More then six decades ago, Albert Einstein predicted that the gravitational pull of galaxies in deep space would create natural lenses that would bend light and greatly magnify distant objects. Yet the great physicist also predicted that these far-off lenses would be so difficult to find that mankind would never locate one.
In 1979, astronomers confirmed Einstein's theory by finding a distant gravitational lens in the form of a spectacular mirror image of a bright young galaxy, called a quasar. Now, thanks to vastly improved technology, astronomers today are finding more and more gravitational lenses in the skies. Indeed, today researchers working with the Hubble Space Telescope announced that they had located eight more, increasing the total number of known gravitational lenses by almost 20 percent.
Once considered an exotic curio, these lenses are giving scientists a remarkable opportunity to glean answers about the origin, shape, and composition of the universe. And perhaps most intriguing, they even may hint at whether the universe will continue expanding or eventually fall back in on itself.
"Gravitational lenses promise to provide one of the best handles we'll ever get on what the geometry of the universe is and how the components of the universe came to be the way that they are," says Joseph Lehar, an astrophysicist at Harvard University in Cambridge, Mass.
The concept of a gravitational lens is grounded in Einstein's Theory of Relativity, which states that light is affected by gravity. A massive object with strong gravitational pull, such as a galaxy or cluster of galaxies, acts like the lens on a magnifying glass. The gravity of this foreground galaxy bends the light coming from an even more distant object located directly behind it.
This creates a greatly magnified and distorted image of the second distant object. The distorted image often appears as a spectacular array of exotic rings and arcs that are in fact heavenly mirages.
"If you take a wineglass and hold it in the bright light, you would see multiple images. The base of a wineglass works like a lens that bends light and creates multiple images," says Kavan Ratnatunga, an astrophysicist at Carnegie Mellon University in Pittsburgh. "In this case, the galaxy creates multiple images of what's behind it."
Until recently, finding gravitational lenses was nearly impossible. They create images of faint, distant objects billions of miles away that are hard to detect and study even with the most powerful telescopes. Separating the lensed image from much brighter signals emitted by the foreground galaxy is likewise difficult. Furthermore, there are billions of objects in the sky.
But scientists learned that in about 1 of every 400 cases, gravitational lenses accompany quasars that produce radio waves. That - along with improving technology - has allowed researchers to winnow the candidates.
As a result, the number of known gravitational lenses has skyrocketed from a handful a decade ago to more then 50 today- and the pace of discovery is accelerating.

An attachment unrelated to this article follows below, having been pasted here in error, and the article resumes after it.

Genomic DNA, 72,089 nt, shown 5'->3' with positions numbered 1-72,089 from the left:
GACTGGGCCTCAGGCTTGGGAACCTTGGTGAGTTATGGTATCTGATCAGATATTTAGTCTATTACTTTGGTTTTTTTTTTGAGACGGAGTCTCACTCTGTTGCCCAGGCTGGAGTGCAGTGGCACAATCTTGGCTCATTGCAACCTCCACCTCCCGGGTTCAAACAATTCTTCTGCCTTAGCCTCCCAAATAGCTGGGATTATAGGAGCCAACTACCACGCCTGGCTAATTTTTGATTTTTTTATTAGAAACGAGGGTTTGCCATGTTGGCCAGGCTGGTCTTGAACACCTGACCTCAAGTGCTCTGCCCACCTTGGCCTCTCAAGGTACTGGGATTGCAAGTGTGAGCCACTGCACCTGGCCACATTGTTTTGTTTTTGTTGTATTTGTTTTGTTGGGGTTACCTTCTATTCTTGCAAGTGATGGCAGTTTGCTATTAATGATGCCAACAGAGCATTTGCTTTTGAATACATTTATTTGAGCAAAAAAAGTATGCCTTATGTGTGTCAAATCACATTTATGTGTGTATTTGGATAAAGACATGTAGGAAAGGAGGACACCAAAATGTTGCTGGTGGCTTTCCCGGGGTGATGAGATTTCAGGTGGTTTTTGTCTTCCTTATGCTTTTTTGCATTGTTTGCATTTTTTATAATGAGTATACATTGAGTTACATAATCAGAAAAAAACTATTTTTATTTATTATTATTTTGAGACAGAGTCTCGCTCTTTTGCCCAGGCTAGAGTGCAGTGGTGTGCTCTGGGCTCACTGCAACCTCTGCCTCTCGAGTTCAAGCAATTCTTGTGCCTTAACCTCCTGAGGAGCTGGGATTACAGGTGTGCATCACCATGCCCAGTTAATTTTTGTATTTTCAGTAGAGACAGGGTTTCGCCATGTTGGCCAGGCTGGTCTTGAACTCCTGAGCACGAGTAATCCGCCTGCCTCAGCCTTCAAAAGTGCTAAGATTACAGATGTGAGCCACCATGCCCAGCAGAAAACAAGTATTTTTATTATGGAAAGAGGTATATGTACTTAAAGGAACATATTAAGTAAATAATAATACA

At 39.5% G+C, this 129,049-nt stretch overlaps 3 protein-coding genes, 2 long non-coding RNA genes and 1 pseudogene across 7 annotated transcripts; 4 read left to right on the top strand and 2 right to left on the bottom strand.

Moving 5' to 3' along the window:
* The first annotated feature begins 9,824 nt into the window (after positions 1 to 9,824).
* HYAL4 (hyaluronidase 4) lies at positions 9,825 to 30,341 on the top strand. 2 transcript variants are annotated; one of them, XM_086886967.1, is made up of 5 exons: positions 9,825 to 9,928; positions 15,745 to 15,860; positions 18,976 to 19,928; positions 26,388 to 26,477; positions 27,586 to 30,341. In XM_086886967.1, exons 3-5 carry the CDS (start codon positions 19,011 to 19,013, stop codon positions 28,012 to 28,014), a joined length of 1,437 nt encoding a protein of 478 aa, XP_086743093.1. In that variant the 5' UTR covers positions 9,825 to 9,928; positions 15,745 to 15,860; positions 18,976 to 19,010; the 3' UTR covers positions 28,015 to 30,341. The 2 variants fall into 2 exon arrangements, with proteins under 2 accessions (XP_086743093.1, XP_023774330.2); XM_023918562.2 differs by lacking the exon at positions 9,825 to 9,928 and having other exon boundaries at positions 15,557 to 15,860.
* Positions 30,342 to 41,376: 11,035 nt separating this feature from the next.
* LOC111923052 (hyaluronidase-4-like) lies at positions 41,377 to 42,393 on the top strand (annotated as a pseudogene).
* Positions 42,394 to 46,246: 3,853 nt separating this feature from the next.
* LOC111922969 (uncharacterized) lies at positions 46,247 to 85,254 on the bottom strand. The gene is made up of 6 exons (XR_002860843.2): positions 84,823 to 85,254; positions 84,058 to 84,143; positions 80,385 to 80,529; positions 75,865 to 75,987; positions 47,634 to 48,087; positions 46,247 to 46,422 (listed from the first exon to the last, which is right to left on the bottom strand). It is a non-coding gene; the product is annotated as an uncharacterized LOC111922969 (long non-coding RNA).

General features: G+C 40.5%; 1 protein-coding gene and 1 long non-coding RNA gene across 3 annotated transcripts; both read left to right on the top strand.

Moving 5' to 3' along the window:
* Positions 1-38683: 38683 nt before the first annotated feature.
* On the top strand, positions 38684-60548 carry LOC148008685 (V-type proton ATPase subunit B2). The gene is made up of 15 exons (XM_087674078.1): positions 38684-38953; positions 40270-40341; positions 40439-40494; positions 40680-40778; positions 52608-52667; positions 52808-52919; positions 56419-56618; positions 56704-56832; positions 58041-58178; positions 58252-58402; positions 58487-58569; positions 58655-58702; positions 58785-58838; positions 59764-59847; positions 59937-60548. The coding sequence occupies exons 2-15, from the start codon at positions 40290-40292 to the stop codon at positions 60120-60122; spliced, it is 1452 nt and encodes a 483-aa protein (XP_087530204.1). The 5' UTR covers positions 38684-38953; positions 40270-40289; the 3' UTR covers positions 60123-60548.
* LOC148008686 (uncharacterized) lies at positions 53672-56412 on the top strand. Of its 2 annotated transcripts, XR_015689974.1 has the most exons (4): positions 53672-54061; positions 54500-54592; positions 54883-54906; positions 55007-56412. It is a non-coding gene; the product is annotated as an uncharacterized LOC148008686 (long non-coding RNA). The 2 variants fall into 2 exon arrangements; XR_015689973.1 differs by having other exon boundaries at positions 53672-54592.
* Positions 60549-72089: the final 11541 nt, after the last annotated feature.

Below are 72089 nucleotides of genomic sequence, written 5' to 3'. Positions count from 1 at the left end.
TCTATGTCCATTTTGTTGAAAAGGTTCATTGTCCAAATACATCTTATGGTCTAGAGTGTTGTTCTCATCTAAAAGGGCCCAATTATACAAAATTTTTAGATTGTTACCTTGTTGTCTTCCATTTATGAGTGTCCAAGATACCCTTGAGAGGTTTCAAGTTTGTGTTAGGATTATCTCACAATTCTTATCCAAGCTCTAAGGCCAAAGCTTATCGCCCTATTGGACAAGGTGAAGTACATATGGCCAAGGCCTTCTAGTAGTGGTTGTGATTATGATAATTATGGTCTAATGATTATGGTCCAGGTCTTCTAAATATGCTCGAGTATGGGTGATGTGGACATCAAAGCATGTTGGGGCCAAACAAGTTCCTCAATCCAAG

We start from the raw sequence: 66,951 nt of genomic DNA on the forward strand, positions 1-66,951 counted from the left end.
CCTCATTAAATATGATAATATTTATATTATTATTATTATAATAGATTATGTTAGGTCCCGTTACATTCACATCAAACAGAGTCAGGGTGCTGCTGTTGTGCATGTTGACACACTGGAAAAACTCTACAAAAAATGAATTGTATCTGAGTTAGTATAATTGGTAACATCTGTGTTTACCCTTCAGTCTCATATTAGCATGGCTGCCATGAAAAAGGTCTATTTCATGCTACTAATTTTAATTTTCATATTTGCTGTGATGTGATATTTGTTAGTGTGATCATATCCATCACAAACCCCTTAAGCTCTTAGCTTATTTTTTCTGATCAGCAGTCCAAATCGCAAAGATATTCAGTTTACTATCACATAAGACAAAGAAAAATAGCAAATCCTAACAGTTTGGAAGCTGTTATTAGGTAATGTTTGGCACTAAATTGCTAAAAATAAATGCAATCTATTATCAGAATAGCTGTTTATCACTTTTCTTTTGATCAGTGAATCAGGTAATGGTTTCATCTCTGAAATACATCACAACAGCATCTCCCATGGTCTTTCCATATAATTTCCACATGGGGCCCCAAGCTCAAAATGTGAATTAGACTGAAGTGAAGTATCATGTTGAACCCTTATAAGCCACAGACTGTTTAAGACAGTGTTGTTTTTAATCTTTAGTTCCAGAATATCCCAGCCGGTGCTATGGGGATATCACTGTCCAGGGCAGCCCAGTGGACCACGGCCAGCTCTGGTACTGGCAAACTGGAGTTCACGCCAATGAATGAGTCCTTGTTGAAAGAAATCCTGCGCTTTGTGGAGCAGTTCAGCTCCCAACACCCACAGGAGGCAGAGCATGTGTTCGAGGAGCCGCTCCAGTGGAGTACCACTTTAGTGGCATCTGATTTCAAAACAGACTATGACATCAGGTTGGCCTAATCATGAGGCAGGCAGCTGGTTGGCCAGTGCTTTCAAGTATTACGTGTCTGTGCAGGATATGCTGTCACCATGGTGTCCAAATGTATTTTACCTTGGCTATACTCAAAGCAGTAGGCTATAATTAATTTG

In addition to the discovery of the eight new gravitational lenses announced today by Dr. Ratnatunga and several colleagues, several other research teams are also looking for gravitational lenses. The spate of detections in recent years has vaulted gravitational lenses from anomalies to statistically significant events that can be meaningfully studied. "We've just moved from the truly pioneering stages to the point where we can do serious cosmological tests," says Christopher Impey, a University of Arizona astronomer.
The uses of the information they gather will have profound effects on how humans view the universe.
*By examining how gravitational lenses distort light, scientists can calculate the strength of the gravitational pull of foreground galaxies in these lenses. In turn, they can calculate the mass and distribution of mass in these galaxies - effectively, weigh them and determine their shape and how they evolved.
*Gravitational lenses will provide astronomers with minute details about distant galaxies that could never be gained without a hand from nature.
*Scientists can also measure the movement of extremely distant objects with the lenses. This will give them an idea of the rate at which the universe is expanding, which, in turn, gives clues as to the size and age of the universe.
*Gravitational lenses should provide insight into dark matter - mysterious portions of the universe that emit no detectable electromagnetic radiation but do have mass and therefore gravitational pull.
*Perhaps most important, these natural telescopes might help astrophysicists calculate the total mass of the universe. This is the key to determining the shape of the universe and whether it is infinitely expanding - a so-called open universe.
If scientists find numerous gravitational lenses, this implies that there are more galaxies in the universe to create these lenses and therefore the universe could be infinite. If scientists find a limited number of gravitational lenses, this implies that the universe is finite - or closed - and will, at some point, collapse or hit an equilibrium.
"Ever since people realized that the big-bang theory was something to take seriously, they wanted to know how much mass there is in the universe to figure out whether the universe is closed or open," says Dr. Lehar. "Now we finally might be able to do it."